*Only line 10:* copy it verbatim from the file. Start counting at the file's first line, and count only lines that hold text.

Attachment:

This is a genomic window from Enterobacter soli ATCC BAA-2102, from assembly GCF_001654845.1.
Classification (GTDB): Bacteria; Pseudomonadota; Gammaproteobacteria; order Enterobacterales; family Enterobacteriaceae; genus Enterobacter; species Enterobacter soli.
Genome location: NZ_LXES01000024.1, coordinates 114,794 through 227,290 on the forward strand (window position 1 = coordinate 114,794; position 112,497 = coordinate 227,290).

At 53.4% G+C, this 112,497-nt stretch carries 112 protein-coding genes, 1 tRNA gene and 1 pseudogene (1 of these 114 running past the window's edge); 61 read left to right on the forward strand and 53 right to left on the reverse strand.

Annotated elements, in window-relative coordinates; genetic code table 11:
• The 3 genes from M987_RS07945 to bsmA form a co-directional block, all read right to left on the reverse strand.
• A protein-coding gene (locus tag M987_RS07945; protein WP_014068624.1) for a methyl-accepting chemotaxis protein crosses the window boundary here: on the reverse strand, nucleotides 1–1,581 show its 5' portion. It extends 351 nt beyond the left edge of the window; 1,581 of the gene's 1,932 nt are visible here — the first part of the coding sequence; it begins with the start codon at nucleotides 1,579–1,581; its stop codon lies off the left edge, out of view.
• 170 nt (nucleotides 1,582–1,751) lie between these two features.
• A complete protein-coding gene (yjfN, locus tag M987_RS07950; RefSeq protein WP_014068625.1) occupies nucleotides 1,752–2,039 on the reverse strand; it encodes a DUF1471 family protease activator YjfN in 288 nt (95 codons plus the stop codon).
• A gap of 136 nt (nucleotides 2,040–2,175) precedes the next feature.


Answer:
• A gap of 136 nt (nucleotides 2,040–2,175) precedes the next feature.